Candidates training to be special operators evolve to the enemy that’s developing by adapting and trying to overcome it, two Air Force special-operator trainers said yesterday at the Pentagon in the Defense Department’s “Showcasing Lethality” briefing series.
“From the battlefront and the training enterprise, from our standpoint, we are the foundation of what builds our battlefront airmen, to include our combat control operators, our pararescuemen, our [tactical air control party] operators and our special operations,” said Air Force Master Sgt. Robert Gutierrez Jr., superintendent of standards and evaluations for Air Education and Training Command’s Battlefield Airmen Training Group, at Joint Base-San Antonio-Lackland in Texas.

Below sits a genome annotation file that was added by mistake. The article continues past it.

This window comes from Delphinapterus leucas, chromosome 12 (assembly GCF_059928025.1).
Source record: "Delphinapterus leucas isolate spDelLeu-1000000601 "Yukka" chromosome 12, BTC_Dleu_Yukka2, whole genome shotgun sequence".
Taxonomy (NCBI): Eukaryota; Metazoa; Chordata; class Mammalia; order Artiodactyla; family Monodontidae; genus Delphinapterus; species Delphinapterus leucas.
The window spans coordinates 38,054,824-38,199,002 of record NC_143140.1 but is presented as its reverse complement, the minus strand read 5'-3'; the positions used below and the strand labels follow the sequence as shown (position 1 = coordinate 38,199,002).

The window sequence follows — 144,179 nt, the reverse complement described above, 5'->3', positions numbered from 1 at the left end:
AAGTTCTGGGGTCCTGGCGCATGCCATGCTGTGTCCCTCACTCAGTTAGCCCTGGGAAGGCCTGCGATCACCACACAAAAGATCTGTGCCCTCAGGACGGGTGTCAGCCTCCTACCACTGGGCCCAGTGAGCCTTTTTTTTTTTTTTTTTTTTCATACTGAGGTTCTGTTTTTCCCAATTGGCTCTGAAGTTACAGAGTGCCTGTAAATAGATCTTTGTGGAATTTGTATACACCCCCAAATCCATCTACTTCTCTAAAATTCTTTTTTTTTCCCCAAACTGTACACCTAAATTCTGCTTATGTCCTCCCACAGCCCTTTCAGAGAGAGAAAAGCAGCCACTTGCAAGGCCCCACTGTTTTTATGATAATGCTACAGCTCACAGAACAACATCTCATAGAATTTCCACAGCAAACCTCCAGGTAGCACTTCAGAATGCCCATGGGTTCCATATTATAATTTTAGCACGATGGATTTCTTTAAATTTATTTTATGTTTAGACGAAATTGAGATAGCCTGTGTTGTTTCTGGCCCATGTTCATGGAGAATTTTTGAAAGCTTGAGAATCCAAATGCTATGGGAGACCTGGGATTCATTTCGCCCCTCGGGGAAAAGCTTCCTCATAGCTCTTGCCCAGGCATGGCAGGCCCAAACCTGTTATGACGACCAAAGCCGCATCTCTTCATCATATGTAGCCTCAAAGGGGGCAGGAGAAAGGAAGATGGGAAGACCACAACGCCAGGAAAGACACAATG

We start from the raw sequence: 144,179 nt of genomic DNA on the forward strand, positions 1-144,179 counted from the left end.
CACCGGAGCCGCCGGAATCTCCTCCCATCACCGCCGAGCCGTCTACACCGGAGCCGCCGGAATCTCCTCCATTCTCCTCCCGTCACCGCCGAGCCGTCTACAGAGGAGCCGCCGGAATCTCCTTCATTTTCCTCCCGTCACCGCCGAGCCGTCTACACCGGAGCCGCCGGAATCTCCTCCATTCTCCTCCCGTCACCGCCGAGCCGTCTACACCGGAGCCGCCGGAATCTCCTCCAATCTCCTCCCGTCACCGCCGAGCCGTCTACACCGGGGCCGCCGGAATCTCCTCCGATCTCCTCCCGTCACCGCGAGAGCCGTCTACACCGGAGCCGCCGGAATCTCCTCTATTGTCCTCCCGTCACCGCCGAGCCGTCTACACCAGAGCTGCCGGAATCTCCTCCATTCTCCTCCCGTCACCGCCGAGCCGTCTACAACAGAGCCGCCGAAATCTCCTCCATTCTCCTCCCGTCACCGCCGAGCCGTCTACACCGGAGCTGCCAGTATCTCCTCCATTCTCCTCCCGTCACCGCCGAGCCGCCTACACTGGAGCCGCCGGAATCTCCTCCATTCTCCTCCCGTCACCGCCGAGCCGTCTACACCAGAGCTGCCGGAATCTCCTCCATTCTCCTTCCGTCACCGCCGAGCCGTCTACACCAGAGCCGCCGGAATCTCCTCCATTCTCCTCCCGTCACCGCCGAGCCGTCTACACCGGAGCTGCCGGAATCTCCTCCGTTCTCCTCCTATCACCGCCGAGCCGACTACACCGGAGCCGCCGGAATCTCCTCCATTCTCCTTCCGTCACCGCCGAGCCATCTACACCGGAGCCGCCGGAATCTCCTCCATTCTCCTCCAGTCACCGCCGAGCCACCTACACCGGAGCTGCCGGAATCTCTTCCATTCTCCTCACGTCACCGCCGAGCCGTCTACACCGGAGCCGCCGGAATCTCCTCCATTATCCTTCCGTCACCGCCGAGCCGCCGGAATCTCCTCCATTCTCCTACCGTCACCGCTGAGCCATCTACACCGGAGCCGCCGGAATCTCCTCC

He and Air Force Master Sgt. Thomas J. Gunnell, a tactical air control party craftsman assigned to the 26th Special Tactics Squadron at Cannon Air Force Base in New Mexico, provide some of the most rigorous training that goes into being a battlefield airman.
“We try to basically build individuals that would never quit, [and] get them through arguably some of the hardest DoD training that’s out there,” Gutierrez said of the mostly junior-enlisted candidates, many of whom are right out of high school.
While the two trainers said their attrition rate used to be up toward 80…